Supreme Court’s decision in Radmacher v Granatino
In the Supreme Court judgment in the long awaited case of Radmacher v Granatino on pre-nuptial agreements, Lady Hale (in her dissenting judgment) has described the law relating to marital agreements as “a mess and ripe for systematic review and reform.”
The Supreme Court found in favour of German heiress Karen Radmacher in upholding the earlier decision of the Court of Appeal by a majority of 8:1on the basis that there were no factors which rendered it unfair to hold the husband to the agreement. The husband was described by the court as “extremely able”.
The Supreme Court has not specifically confirmed the enforceability of pre-nuptials or other marital agreements – the decision was based upon the circumstances of the parties – but this decision may be viewed as giving greater “weight” to such agreements where large sums of money are involved and both parties have at least a degree of financial independence. As stated by Lord Philips in his leading judgment “In the right case an ante-nuptial agreement can have decisive or compelling weight.”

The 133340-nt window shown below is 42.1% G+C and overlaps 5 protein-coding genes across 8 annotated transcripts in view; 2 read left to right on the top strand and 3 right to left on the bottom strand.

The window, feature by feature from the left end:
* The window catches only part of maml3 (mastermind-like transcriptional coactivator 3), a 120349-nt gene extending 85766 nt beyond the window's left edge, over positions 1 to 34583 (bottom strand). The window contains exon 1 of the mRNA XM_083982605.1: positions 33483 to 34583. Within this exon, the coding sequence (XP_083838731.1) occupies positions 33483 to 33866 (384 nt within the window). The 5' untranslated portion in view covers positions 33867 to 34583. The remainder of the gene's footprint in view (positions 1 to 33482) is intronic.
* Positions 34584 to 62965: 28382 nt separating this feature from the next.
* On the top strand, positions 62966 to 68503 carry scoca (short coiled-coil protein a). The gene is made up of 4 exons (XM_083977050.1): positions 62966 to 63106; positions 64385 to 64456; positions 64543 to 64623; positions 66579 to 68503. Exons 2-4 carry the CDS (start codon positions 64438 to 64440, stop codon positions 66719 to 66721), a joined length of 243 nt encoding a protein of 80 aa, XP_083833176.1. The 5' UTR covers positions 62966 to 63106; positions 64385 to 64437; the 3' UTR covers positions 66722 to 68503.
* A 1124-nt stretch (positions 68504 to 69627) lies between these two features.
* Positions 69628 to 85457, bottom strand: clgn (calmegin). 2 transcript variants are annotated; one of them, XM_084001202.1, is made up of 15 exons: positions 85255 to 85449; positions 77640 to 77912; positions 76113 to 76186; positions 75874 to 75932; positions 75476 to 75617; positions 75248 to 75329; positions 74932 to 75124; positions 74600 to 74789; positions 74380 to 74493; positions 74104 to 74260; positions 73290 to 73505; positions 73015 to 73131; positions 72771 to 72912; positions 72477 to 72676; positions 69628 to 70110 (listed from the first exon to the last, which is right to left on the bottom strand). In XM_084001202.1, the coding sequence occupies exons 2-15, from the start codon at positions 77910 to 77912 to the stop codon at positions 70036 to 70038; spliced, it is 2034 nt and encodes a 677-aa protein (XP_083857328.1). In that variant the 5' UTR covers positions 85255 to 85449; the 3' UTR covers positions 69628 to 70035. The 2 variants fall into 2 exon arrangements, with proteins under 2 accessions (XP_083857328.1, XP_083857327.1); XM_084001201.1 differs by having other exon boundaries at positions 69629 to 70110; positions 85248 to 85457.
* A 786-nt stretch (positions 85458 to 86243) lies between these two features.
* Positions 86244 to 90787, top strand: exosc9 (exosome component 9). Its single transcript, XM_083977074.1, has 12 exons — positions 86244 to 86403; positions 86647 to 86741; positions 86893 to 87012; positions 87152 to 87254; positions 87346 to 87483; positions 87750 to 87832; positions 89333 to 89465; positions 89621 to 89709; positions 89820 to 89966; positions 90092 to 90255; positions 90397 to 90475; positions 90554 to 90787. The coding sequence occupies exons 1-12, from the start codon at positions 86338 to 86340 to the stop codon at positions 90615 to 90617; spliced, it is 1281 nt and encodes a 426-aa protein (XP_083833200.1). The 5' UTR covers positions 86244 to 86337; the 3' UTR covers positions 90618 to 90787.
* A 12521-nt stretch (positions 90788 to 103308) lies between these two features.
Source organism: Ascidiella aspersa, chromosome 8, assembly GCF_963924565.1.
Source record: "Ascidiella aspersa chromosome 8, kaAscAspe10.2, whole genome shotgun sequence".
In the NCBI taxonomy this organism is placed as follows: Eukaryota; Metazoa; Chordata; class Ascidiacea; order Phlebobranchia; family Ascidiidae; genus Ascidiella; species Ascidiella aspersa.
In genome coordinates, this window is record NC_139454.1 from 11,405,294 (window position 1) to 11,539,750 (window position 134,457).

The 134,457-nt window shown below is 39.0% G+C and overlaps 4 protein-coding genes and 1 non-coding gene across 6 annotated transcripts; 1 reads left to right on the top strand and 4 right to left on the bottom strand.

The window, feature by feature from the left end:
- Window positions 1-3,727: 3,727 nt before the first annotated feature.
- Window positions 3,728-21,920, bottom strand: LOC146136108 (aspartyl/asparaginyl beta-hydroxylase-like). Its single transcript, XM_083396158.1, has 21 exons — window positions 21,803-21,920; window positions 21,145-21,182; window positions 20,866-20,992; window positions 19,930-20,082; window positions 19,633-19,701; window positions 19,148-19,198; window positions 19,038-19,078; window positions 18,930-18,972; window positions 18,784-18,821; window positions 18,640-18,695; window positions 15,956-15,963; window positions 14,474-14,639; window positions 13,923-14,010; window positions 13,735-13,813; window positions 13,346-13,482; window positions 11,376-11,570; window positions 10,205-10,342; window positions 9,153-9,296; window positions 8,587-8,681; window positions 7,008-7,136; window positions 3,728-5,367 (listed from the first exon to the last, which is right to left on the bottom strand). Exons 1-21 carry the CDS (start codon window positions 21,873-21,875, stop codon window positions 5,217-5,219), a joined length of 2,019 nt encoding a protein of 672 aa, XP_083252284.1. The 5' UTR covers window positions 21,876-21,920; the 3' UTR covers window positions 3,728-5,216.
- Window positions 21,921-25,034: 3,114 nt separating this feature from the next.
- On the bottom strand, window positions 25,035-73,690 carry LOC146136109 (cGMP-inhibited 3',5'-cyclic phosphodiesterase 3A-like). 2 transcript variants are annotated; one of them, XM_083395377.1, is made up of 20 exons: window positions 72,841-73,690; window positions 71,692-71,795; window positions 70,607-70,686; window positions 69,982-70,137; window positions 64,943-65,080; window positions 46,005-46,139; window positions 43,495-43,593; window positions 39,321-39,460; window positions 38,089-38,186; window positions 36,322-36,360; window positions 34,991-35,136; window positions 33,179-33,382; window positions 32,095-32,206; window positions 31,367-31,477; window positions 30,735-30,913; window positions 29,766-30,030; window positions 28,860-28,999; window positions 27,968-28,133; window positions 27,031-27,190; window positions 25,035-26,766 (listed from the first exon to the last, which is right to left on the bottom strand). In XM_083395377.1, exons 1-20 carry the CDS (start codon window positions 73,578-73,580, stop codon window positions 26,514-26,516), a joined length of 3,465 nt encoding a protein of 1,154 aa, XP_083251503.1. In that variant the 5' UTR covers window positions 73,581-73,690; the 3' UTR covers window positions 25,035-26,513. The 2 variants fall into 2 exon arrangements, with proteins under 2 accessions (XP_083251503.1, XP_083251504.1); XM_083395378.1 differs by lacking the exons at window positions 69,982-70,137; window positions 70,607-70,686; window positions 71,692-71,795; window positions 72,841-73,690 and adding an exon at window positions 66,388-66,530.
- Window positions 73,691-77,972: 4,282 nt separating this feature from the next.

A significant difference in Radmacher from most families is that both parties were wealthy at the time of marriage – the wife an heiress and the husband a high earning banker. The Law Commission is currently reviewing the enforceability of marital agreements generally.
In the legal profession views on pre-nuptials fall largely into two camps. Those who support a change in the law champion issues of certainty and consistency with other countries where pre-nuptials are already enforceable (including the home countries of the parties in Radmacher v Granatino, Germany and France). In the other camp are those who express concern that it will generally be the financially wealthier party who seeks a pre-nuptial and that the other party may be placed under emotional pressure to enter into an agreement that may not be in their interests.
The reality of relationships is that they are far from businesslike and that factors which the court would take into account under the current discretionary system, such as children’s needs and changes to a career path due to child care responsibilities, may not be sufficiently provided for in a pre-nuptial agreement. The Law Commission recommendations in due course are expected to include recommendations regarding independent legal advice for both parties and full financial disclosure prior to a pre-nuptial agreement.
Geraldine Morris is a solicitor and Family expert at LexisNexis.